Issue in context
In January 2016, an amendment to a Bill entitled ‘Reconquering Biodiversity, Nature and Landscape’ was adopted by the Senate. This amendment was proposed by several Senators and members of the Groupe écologiste (Greens).
The amendment creates an additional contribution – a special tax – on palm oil. This contribution is set at 300 Euros per tonne in 2017; 500 Euros in 2018; 700 Euros in 2019; and 900 Euros in 2020. This rate will then be increased on Jan 1 of each year from 2021, depending on the projected evolution of consumer prices. The tax will only apply to palm oil and not to competing oils.
The amendment is presented as putting an end to an unfair taxation regime: the Senators argue that palm oil currently benefits from a much lower tax rate than its competitors. The argument is in fact utterly wrong because it is based on an inaccurate understanding of economics.
The truth is that palm oil is taxed more compared to competing oils: this tax level on its own is already discriminatory. Palm oil would be unfairly penalised to an even greater extent by the additional tax proposed by the Senate.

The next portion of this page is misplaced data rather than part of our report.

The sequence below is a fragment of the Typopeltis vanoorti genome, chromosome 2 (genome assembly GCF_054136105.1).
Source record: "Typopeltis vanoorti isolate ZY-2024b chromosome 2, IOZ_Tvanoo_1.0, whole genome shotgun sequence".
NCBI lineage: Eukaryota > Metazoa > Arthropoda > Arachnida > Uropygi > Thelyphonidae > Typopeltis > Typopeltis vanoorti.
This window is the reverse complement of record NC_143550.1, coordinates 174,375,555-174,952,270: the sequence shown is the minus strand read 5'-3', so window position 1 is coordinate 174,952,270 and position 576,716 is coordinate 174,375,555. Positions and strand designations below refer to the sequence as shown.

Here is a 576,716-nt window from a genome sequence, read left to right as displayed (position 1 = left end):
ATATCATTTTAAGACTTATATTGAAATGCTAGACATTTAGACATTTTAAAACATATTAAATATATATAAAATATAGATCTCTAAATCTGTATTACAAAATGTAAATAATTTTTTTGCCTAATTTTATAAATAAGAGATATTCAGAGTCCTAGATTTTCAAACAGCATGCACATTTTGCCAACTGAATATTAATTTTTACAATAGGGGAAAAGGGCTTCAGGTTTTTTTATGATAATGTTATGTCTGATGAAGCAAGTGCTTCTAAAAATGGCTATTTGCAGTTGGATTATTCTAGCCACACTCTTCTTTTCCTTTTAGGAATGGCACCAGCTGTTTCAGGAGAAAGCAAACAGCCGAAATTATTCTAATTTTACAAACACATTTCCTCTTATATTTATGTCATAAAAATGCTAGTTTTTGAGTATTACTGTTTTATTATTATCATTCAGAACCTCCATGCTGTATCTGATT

Error of the situation
In the presentation of the 2016 amendment to the Biodiversity Bill, the assertion is made: ‘Not only palm oil is cheap but, in France, it is one of the least taxed oils.’ To state that palm oil is taxed less than other vegetable oils, is economically wrong.
This misunderstanding is based on the fact that the legal text fixing the amount of excise tax for various vegetable oils shows indeed a higher absolute amount of tax paid on olive oil than on palm oil. Table 1 reproduces the amount of tax due per 100kg as presented in the legal document.
Indeed, looking at the table, olive oil appears to be taxed twice more heavily than rapeseed and almost twice as much as palm oil. But do those comparisons have any economic meaning? The answer is a resounding ‘No’.